The Lesson of Nabokov’s Father

This summer I happen to be tutoring a young, upwardly mobile Chinese woman. In trying to explain to her, in the limited vocabulary of an ESL lesson, my understanding of democracy, I could do no better than cite the example of novelist Vladimir Nabokov’s father. With compliments to Richard Rorty, I’d like to share this story and my interpretation.

Nabokov’s father, so the story goes, was a nobleman and liberal politician in pre-Soviet Russia. He died defending his political rival from an assassin’s bullet. This, Rorty notes, is the action of a true liberal. How so? As I understand it, Nabokov’s father valued the democratic process above all else. He rather die than allow another’s voice (even that of his political rival) to be silenced.

What ideas about the world could underpin such a belief?   First, there’s immense faith in the wisdom of the community, i.e. a recognition that all knowledge is social and that open debate and discussion is the best way to generate such knowledge. There’s also a willingness, to use a term from my last post, to disavow the role of the “subject who knows.” Instead of dictating policy, Nabokov’s father, through the promotion of democratic institutions, sought to create an environment in which policy could be cultivated. The most important thing was to get the conversation going and to keep it going, even if it meant getting killed.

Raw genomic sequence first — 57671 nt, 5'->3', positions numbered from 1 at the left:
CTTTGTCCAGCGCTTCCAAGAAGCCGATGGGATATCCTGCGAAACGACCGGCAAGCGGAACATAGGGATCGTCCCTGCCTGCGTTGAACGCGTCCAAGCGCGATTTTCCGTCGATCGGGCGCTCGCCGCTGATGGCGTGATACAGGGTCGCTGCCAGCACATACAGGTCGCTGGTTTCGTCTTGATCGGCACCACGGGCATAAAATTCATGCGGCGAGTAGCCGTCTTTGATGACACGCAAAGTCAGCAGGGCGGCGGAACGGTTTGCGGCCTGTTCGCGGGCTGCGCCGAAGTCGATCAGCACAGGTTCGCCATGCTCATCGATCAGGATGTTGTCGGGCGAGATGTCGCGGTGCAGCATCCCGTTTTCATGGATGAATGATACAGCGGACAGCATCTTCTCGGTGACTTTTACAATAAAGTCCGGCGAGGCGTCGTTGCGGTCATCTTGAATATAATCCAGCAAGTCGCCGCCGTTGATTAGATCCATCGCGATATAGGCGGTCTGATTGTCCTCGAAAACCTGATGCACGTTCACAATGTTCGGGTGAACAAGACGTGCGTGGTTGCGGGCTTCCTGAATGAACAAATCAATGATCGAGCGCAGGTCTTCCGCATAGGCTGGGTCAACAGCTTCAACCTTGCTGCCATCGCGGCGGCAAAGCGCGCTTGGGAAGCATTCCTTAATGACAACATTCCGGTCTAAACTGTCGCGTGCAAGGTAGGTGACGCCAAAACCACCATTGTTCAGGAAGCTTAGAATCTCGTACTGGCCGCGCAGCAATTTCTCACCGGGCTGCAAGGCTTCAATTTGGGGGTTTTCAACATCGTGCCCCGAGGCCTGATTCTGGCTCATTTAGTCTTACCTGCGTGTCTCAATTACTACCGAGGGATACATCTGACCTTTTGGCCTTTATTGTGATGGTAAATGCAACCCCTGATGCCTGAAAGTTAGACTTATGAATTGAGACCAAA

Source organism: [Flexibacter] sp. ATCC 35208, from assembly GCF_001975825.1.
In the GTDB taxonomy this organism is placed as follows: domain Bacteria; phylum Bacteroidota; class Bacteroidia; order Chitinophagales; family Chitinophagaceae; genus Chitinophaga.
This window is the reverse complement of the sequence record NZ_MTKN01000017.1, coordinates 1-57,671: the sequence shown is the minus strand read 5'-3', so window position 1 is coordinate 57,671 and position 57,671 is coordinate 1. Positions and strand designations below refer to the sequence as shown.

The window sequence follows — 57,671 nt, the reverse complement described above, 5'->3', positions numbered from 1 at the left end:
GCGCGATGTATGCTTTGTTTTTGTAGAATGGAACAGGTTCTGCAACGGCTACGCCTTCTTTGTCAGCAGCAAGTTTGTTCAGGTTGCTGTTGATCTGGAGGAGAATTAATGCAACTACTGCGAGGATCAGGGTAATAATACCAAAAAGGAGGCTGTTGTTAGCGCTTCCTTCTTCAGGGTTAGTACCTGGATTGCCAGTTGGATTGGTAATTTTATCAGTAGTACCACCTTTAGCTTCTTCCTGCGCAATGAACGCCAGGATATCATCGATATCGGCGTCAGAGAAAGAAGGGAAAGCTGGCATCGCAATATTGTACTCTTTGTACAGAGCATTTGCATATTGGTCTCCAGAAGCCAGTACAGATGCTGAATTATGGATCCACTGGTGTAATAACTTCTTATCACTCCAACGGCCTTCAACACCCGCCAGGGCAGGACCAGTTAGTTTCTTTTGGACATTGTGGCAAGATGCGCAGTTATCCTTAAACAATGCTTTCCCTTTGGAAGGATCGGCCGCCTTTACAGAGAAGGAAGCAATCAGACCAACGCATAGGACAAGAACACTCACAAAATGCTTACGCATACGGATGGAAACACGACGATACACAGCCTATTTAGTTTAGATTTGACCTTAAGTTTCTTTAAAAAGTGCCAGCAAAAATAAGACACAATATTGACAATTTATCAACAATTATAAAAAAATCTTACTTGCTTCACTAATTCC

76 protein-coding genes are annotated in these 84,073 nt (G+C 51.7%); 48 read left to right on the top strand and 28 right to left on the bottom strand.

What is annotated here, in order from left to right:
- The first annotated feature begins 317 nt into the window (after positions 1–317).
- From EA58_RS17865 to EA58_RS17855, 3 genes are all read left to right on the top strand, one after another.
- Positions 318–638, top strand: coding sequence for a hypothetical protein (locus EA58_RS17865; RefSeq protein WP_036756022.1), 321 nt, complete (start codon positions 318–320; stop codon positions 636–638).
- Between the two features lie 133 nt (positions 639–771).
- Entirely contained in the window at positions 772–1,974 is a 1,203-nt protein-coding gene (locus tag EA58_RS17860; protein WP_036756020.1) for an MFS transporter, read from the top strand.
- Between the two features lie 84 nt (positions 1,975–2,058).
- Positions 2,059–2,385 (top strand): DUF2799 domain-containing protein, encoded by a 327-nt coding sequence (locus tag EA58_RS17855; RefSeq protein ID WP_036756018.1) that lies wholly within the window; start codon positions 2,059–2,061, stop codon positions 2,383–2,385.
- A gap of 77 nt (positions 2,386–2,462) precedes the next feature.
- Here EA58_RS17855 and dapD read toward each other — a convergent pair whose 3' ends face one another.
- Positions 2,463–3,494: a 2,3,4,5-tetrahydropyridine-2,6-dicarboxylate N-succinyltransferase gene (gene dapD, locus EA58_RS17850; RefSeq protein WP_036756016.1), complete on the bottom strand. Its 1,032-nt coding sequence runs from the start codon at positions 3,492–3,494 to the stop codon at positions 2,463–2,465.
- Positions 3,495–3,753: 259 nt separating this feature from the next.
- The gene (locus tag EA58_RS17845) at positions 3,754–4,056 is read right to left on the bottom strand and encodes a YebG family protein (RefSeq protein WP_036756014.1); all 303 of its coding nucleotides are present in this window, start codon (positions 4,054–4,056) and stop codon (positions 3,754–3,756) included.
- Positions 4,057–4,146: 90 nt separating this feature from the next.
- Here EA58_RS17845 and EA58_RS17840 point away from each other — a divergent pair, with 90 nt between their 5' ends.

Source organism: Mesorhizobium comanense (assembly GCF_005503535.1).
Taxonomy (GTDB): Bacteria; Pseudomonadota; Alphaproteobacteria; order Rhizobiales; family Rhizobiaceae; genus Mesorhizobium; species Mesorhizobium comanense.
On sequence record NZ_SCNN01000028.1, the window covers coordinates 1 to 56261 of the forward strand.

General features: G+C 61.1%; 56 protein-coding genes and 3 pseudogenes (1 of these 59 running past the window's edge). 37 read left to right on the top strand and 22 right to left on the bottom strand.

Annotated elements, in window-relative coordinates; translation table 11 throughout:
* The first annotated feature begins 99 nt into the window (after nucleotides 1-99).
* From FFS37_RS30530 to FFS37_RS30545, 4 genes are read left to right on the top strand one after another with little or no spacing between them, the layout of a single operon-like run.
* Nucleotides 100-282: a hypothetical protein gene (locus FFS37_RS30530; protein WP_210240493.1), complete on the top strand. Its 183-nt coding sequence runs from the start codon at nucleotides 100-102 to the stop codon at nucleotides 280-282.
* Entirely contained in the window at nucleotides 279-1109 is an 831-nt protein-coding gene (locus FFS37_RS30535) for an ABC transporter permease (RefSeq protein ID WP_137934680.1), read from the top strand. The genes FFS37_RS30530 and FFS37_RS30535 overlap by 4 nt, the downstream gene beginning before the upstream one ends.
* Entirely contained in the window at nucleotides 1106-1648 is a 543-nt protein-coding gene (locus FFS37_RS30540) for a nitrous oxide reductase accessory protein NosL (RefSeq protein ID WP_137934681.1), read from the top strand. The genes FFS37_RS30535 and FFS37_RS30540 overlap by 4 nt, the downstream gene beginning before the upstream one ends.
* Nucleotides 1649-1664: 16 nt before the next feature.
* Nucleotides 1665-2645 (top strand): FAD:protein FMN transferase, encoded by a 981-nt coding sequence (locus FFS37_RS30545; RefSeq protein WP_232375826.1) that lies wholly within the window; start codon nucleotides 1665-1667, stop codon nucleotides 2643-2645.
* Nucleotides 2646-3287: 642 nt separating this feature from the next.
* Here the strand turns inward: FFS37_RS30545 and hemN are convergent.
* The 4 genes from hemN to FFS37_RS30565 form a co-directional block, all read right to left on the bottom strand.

I think the story of Nabokov’s father, and the great epistemological humility which underlies it, are something everyone should consider. The core idea– of respect for process rather than per-determined product– can also be applied to realms of action far removed from politics. As an example, consider rhetorical ethics, a theme which underlies much of this blog. What is the goal when we speak or write? Do we seek to make our mark upon the world like some petty vandal? Or do we seek to work with others, through reflection, and careful, respectful listening, to construct new knowledges? Nabokov’s father would believe the latter. And I certainly agree.

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